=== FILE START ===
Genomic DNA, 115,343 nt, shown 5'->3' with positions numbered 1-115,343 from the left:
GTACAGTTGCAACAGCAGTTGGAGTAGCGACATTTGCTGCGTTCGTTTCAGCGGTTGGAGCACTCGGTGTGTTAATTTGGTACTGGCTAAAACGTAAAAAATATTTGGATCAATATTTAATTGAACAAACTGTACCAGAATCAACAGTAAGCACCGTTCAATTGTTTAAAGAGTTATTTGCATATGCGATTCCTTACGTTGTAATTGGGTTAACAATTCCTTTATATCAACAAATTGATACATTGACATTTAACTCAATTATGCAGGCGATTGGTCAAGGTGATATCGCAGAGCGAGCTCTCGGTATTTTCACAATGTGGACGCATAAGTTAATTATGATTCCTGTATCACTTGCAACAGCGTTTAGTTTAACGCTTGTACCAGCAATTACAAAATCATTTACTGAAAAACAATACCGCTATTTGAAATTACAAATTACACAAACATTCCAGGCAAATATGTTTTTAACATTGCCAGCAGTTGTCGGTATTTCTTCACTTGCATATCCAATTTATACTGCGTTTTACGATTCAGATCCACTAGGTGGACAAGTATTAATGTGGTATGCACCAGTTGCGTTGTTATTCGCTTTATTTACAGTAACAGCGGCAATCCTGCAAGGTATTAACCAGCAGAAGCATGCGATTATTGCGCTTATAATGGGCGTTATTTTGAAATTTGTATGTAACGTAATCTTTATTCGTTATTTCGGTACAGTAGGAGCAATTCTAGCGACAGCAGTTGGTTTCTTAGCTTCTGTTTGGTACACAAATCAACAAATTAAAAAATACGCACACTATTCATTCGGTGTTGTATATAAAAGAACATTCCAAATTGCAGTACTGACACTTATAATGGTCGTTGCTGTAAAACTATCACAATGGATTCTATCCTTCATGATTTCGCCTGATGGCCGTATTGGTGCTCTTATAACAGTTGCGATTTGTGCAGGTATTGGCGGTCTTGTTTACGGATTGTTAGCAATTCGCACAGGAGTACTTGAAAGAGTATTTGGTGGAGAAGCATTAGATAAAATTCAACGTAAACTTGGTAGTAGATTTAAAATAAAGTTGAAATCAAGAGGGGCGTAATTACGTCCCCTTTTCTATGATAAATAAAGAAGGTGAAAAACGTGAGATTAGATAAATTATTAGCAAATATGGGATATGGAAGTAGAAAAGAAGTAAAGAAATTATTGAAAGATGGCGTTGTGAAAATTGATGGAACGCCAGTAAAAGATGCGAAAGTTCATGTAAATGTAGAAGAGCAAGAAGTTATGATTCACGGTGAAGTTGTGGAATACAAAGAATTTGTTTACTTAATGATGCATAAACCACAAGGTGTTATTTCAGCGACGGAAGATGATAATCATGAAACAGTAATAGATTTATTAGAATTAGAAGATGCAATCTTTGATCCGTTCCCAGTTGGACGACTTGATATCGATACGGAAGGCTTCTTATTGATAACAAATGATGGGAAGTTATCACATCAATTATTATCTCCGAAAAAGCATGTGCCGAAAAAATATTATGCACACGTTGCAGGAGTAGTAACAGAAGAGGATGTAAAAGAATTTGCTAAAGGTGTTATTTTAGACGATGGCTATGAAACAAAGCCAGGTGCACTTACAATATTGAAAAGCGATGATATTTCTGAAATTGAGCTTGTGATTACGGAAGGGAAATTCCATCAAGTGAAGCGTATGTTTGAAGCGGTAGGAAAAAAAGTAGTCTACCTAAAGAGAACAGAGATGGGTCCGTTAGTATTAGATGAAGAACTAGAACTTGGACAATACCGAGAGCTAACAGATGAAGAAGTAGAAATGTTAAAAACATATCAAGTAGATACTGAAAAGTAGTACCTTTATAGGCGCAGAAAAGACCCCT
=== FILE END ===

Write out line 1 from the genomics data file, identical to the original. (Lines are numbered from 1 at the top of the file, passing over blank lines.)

Genomic DNA, 115,343 nt, shown 5'->3' with positions numbered 1-115,343 from the left: